This past Sunday we could see examples of how it's gonna be. Several drivers passed us impatiently and even dangerously, only to stop and turn a few hundred yards down the road... at the new huge palace of prosperity gospel church.


I can see why so many folks have quit road riding and switched to mountain biking, cyclocross, gravel or just MUP cruising. I'm not ready to quit the road yet but I can see it'll be difficult in coming years to find safe places to ride.

yes. california is home to 280 state parks, 9 national parks (15.5% of the us total), 20 national forests (12.99% of the us total) plus other sanctuaries, preserves and the like. it's still not enuff. death valley national park is the largest national park in the lower 48. it's more than 4x bigger than yosemite and a third larger than yellowstone. 5x the size of great smoky mountains np, more than 2x the size of everglades np in florida and 3x the size of glacier np. slightly less than 3x the size of the grand canyon np. hopefully everyone has been to at least one of these parks to realize the beauty and what's really at stake in the long run.

still stand by the contention that there should be zero homes/businesses within the santa monica mountains and angeles natl forest (and other high-risk fire areas in socal). you wanna live/own a biz there, don't expect taxpayer $$ to bail you out or protect you. not unlike building sandcastles on the beach at the high tide mark. you're gonna get demolished more often than you'd like. why should we pay for stupidity/hubris/lack of adaptation/money to (literally) burn?

Last edited by ooga-booga; 10-30-19 at 11:09 PM.
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Old 10-30-19, 11:05 PM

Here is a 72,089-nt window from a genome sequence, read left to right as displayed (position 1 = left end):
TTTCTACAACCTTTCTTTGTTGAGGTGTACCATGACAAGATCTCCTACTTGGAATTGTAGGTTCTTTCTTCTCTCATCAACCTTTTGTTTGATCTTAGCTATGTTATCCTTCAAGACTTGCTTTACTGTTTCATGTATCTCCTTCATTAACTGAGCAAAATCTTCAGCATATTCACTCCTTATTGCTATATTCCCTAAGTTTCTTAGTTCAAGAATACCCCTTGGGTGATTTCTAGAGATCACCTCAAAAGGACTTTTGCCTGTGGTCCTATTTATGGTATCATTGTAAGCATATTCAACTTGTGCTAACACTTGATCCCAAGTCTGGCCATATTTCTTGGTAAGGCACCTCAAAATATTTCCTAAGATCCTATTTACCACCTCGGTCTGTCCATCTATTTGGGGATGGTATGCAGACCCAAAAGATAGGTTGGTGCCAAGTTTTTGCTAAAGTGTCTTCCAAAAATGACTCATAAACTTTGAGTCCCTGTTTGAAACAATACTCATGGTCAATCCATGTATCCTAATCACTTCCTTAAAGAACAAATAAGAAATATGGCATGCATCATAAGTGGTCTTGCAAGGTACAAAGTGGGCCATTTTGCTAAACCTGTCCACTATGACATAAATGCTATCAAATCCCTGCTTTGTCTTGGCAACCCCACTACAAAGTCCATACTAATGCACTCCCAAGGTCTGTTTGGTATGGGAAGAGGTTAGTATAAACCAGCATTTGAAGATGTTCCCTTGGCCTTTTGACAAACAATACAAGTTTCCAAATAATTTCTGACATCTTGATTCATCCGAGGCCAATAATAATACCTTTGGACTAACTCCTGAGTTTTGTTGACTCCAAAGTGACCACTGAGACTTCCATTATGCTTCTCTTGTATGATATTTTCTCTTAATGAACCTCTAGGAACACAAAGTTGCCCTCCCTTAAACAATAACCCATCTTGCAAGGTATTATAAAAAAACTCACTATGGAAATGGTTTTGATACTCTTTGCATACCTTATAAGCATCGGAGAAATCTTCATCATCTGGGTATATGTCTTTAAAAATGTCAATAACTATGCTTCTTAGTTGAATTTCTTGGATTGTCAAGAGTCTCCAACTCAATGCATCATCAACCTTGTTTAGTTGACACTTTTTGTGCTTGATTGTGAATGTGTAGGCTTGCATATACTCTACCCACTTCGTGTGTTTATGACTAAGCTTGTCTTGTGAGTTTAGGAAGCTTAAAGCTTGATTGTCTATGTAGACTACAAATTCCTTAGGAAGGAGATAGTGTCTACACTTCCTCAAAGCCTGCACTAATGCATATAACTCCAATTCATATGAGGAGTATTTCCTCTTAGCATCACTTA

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Originally Posted by eja_ bottecchia View Post
@canklecat, I wish people would look at the TV images of wind-driven fires, followed by rain and then killer mudslides (like in Montecito) and stop moving to California. This state would be such a great place to live, and ride, with less than half of its current population...and that includes the useless politicians who have given the fifth largest economy in the world a third world infrastructure powered by an antiquated power grid.
Somebody from Tacoma was telling me Californians "vote for" fire, then they move up here to escape it, and vote the same way. I told him "we should build a wall" and without any irony he said "damn right!"

So you're not alone in feeling crowded out.

Beautiful steed, by the way! Beautiful story behind it too.
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Old 10-30-19, 11:49 PM
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Bikes: Marinoni, Kestral 200 2002 Trek 5200, KHS Flite, Koga Miyata, Schwinn Spitfire 5, Schwinn Speedster, Mondia Special, Univega Alpina, Miyata team Ti, MB3

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After the last Oakland fire, the cities with more urban environments really stepped up the cutting of trees and under growth. You really dont have the ability to do that in the rural areas. They pretty much are on their own to clear back fire breaks. You'll probably be seeing controlled burns in the spring, before the tinder gets too dry. My neighbors were out loading their go bags into the motorhome this weekend when I was returning from a bike swap with bikes hanging all over my car. I'm guessing my bike nut reputation got kicked up a notch...Hope you guys down south stay safe.